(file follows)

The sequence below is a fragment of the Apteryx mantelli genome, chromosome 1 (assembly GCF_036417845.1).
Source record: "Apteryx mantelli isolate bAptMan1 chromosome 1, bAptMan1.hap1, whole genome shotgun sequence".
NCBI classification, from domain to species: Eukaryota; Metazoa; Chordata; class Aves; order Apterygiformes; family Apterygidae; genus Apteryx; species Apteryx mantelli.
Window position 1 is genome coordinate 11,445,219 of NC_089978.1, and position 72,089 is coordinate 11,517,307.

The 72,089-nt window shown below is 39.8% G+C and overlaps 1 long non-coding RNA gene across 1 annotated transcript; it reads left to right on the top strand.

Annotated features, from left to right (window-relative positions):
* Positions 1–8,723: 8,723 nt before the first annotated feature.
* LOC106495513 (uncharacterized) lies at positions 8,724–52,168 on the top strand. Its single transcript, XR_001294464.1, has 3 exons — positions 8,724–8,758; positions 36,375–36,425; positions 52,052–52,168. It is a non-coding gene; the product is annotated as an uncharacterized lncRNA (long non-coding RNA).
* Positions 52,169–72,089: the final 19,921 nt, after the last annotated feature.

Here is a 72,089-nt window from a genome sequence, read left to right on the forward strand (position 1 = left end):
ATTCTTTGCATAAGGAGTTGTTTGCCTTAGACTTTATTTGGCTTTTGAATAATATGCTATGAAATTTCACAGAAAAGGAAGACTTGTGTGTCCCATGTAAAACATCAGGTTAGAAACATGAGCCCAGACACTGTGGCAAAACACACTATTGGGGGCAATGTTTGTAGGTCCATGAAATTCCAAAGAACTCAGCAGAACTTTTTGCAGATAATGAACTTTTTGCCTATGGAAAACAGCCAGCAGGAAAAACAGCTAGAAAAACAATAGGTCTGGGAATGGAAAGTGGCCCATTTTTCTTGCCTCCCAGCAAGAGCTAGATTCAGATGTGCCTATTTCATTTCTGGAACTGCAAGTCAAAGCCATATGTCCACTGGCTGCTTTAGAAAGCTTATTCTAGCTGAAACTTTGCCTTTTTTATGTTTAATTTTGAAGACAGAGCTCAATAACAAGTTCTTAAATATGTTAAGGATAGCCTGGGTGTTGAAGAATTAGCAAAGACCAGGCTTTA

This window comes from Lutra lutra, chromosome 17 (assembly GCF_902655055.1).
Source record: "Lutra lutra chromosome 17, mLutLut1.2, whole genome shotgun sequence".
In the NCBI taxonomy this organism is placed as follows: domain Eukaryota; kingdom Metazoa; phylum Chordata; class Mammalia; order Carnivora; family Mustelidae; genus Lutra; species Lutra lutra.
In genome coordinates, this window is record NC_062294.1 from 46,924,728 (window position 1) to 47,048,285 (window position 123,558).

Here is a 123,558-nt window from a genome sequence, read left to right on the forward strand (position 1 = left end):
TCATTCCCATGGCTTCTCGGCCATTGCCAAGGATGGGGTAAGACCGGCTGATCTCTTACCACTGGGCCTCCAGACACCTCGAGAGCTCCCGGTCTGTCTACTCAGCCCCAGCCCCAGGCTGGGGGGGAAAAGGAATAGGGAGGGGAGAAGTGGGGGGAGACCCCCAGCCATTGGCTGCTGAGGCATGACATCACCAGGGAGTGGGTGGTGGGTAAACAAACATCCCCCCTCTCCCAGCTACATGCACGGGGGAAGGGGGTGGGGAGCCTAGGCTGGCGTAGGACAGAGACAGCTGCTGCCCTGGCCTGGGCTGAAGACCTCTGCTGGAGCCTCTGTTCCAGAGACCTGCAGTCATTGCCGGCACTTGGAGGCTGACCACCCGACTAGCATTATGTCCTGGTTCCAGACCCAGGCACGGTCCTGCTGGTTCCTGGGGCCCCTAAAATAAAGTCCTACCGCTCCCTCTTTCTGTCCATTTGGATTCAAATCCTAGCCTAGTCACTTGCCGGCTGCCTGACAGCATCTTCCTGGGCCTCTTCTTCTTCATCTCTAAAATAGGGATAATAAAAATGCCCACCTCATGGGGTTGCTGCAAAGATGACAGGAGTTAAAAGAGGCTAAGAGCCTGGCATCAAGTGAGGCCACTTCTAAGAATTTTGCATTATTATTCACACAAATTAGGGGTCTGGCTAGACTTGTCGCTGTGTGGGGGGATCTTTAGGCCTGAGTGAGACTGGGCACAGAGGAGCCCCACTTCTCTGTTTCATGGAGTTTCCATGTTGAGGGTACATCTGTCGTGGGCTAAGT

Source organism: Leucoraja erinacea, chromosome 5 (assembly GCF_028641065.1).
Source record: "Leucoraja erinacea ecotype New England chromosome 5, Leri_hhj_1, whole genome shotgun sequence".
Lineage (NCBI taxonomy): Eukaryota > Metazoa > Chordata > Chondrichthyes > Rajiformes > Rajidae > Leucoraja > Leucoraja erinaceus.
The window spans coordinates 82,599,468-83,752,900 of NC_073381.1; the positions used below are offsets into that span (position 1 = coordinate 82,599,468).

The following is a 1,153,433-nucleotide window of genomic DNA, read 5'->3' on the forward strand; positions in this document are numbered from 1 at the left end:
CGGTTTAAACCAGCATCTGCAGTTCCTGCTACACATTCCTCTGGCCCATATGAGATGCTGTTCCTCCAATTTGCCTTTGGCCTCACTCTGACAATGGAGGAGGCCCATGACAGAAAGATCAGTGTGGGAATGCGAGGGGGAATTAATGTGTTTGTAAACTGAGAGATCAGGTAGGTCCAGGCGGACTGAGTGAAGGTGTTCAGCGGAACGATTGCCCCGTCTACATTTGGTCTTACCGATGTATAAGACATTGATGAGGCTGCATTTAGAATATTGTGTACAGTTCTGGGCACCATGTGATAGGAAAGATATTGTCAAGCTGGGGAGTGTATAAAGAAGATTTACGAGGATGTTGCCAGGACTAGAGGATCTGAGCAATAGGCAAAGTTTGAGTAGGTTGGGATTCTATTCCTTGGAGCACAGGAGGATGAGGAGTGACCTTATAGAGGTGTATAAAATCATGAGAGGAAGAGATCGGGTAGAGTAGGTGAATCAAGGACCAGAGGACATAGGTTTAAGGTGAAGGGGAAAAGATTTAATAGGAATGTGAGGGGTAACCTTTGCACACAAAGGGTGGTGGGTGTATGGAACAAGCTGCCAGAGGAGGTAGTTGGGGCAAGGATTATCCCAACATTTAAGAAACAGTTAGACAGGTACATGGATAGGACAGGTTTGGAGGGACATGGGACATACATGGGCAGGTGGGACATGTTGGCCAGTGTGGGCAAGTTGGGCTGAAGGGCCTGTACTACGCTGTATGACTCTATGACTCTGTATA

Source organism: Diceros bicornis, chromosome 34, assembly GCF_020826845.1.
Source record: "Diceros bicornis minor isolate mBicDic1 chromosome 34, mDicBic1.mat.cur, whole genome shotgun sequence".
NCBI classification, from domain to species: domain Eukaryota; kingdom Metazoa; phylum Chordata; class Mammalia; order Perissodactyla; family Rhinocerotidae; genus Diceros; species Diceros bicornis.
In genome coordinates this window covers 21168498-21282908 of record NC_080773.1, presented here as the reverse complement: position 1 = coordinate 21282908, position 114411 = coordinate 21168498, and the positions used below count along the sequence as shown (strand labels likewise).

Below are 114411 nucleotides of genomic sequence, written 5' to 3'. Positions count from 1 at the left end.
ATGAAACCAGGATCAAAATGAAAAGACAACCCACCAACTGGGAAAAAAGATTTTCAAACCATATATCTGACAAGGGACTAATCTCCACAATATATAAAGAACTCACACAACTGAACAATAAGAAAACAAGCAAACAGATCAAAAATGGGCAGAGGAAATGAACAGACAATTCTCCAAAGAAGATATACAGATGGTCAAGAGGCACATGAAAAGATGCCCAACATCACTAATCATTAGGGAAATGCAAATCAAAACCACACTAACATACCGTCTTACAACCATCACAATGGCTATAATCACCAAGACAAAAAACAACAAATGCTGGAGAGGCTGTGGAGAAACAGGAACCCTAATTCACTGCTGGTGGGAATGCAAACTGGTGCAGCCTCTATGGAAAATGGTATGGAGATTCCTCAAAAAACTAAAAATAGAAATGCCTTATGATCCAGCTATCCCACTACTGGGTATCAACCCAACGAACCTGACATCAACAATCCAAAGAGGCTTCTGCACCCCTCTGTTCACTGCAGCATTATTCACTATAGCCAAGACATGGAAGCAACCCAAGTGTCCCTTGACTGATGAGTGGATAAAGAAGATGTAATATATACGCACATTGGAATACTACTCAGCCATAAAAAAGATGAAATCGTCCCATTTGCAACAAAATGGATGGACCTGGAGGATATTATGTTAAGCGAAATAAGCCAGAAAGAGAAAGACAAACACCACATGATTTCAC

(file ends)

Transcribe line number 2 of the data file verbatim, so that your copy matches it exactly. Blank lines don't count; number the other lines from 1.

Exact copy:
Source record: "Apteryx mantelli isolate bAptMan1 chromosome 1, bAptMan1.hap1, whole genome shotgun sequence".